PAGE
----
Bio


Bennett Kapili is a first-year Ph.D. student in the Dekas Laboratory. He is interested in studying the microbial ecology and biogeochemistry of environments that push the limits of life. Through developing our understanding of how microbes function in extreme environments, he seeks to advance our search for life within our solar system. He holds a BS in Science of Earth Systems from Cornell University.

Honors & Awards


  • Enhancing Diversity in Graduate Education (EDGE) Fellow, Stanford University (2016 - present)
  • Cornell Tradition Fellow, Cornell University (2012 - 2016)
  • NSF GRFP Honorable Mention, National Science Foundation (2016)
  • Magna Cum Laude with Distinction in Research, Cornell University (2016)
  • Cornell Tradition Senior Recognition Award, Cornell University (2016)
  • Michael W. Mitchell Prize, Cornell University (2016)

Education & Certifications


  • BS, Cornell University, Science of Earth Systems (2016)

Service, Volunteer and Community Work


  • Pre-Orientation Service Trip Leader, Cornell University (2013 - 2016)

    Location

    Ithaca, NY

All Publications


  • An Unusual Inverted Saline Microbial Mat Community in an Interdune Sabkha in the Rub' al Khali (the Empty Quarter), United Arab Emirates PLOS ONE McKay, C. P., Rask, J. C., Detweiler, A. M., Bebout, B. M., Everroad, R. C., Lee, J. Z., Chanton, J. P., Mayer, M. H., Caraballo, A. A., Kapili, B., Al-Awar, M., Al-Farraj, A. 2016; 11 (3)

    Abstract

    Salt flats (sabkha) are a recognized habitat for microbial life in desert environments and as analogs of habitats for possible life on Mars. Here we report on the physical setting and microbiology of interdune sabkhas among the large dunes in the Rub' al Khali (the Empty Quarter) in Liwa Oasis, United Arab Emirates. The salt flats, composed of gypsum and halite, are moistened by relatively fresh ground water. The result is a salinity gradient that is inverted compared to most salt flat communities with the hypersaline layer at the top and freshwater layers below. We describe and characterize a rich photosynthetically-based microbial ecosystem that is protected from the arid outside environment by a translucent salt crust. Gases collected from sediments under shallow ponds in the sabkha contain methane in concentrations as high as 3400 ppm. The salt crust could preserve biomarkers and other evidence for life in the salt after it dries out. Chloride-filled depressions have been identified on Mars and although surface flow of water is unlikely on Mars today, ground water is possible. Such a near surface system with modern groundwater flowing under ancient salt deposits could be present on Mars and could be accessed by surface rovers.

    View details for DOI 10.1371/journal.pone.0150342

    View details for Web of Science ID 000372574900036

    View details for PubMedID 26982497

  • Vertical distribution of algal productivity in open pond raceways ALGAL RESEARCH-BIOMASS BIOFUELS AND BIOPRODUCTS Murphy, T. E., Kapili, B. J., Detweiler, A. M., Bebout, B. M., Prufert-Bebout, L. E. 2015; 11: 334-342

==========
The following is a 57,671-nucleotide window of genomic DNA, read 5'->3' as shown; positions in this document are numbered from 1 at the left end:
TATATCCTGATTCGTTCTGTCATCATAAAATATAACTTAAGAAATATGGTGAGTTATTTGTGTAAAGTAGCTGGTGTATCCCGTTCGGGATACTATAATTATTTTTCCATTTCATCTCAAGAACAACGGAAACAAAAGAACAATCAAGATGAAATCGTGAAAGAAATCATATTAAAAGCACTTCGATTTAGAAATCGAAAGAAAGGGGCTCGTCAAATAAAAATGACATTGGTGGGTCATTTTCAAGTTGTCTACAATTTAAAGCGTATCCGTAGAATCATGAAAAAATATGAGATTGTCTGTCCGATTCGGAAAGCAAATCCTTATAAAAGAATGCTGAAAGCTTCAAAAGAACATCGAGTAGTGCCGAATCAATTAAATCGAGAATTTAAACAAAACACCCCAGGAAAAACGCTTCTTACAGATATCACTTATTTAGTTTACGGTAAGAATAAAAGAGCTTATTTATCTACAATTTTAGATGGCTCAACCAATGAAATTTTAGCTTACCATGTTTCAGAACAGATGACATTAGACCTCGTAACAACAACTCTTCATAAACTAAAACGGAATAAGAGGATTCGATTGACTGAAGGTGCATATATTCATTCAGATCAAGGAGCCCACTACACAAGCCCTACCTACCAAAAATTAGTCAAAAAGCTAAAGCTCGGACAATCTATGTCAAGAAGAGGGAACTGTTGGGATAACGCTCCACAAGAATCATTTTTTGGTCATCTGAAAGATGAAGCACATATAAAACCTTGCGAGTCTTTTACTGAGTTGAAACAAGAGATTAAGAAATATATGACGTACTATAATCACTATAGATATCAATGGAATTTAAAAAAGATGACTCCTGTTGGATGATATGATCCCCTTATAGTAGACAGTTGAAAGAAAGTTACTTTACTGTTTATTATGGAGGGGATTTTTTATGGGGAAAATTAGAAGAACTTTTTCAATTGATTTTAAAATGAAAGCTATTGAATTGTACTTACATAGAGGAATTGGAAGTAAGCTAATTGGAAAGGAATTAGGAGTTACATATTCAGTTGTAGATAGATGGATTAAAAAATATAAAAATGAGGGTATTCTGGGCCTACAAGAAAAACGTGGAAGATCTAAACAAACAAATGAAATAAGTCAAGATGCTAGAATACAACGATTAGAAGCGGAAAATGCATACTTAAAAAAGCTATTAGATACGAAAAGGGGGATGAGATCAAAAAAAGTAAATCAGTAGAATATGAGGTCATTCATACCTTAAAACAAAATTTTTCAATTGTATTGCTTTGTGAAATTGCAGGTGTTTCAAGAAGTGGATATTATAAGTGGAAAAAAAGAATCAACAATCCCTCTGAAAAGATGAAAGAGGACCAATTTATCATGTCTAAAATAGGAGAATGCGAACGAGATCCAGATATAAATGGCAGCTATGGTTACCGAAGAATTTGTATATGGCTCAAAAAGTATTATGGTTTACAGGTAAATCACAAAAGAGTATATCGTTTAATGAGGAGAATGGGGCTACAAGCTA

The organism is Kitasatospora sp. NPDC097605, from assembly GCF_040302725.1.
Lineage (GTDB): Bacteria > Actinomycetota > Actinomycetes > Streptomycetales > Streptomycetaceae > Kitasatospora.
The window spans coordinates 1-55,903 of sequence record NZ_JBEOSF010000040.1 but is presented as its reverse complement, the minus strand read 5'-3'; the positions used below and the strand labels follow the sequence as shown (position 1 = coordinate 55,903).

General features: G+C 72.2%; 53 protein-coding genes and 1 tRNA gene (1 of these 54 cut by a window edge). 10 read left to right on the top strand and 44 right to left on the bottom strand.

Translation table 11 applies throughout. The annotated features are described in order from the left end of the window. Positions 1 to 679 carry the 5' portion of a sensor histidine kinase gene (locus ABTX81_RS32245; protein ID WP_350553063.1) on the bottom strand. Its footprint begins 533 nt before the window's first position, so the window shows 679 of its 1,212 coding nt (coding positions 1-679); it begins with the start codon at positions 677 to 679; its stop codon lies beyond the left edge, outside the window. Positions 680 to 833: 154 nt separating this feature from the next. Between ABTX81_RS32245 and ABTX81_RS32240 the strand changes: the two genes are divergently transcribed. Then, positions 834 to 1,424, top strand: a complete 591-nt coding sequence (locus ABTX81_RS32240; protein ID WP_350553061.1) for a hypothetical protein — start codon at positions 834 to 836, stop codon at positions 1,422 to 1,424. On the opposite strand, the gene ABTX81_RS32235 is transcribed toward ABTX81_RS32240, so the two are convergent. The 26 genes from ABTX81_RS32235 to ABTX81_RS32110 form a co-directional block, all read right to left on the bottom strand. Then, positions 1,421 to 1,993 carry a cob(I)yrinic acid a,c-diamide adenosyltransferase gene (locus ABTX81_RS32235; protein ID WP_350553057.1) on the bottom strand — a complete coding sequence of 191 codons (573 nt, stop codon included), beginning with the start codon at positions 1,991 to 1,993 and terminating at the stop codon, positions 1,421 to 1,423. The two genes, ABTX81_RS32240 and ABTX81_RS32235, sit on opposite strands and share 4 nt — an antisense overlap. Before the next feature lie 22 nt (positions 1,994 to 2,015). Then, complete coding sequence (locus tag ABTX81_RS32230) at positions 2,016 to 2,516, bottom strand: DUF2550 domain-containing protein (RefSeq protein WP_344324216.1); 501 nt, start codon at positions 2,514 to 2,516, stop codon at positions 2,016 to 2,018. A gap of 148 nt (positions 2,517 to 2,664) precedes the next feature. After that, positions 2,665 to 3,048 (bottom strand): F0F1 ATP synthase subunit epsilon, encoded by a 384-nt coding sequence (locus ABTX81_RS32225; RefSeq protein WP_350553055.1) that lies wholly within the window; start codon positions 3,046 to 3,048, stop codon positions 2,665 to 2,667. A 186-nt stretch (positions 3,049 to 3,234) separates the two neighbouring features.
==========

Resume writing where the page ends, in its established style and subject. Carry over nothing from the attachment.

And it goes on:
• Heteromeric transposase elements: generators of genomic islands across diverse bacteria MOLECULAR MICROBIOLOGY Peters, J. E., Fricker, A. D., Kapili, B. J., Petassi, M. T. 2014; 93 (6): 1084-1092

    Abstract

    Horizontally acquired genetic information in bacterial chromosomes accumulates in blocks termed genomic islands. Tn7-like transposons form genomic islands at a programmed insertion site in bacterial chromosomes, attTn7. Transposition involves five transposon-encoded genes (tnsABCDE) including an atypical heteromeric transposase. One transposase subunit, TnsB, is from the large family of bacterial transposases, the second, TnsA, is related to endonucleases. A regulator protein, TnsC, functions with different target site selecting proteins to recognize different targets. TnsD directs transposition into attTn7, while TnsE encourages horizontal transmission by targeting mobile plasmids. Recent work suggests that distantly related elements with heteromeric transposases exist with alternate targeting pathways that also facilitate the formation of genomic islands. Tn6230 and related elements can be found at a single position in a gene of unknown function (yhiN) in various bacteria as well as in mobile plasmids. Another group we term Tn6022-like elements form pathogenicity islands in the Acinetobacter baumannii comM gene. We find that Tn6022-like elements also appear to have an uncharacterized mechanism for provoking internal transposition and deletion events that serve as a conduit for evolving new elements. As a group, heteromeric transposase elements utilize diverse target site selection mechanisms adapted to the spread and rearrangement of genomic islands.

    View details for DOI 10.1111/mmi.12740

    View details for Web of Science ID 000342757200002

    View details for PubMedID 25091064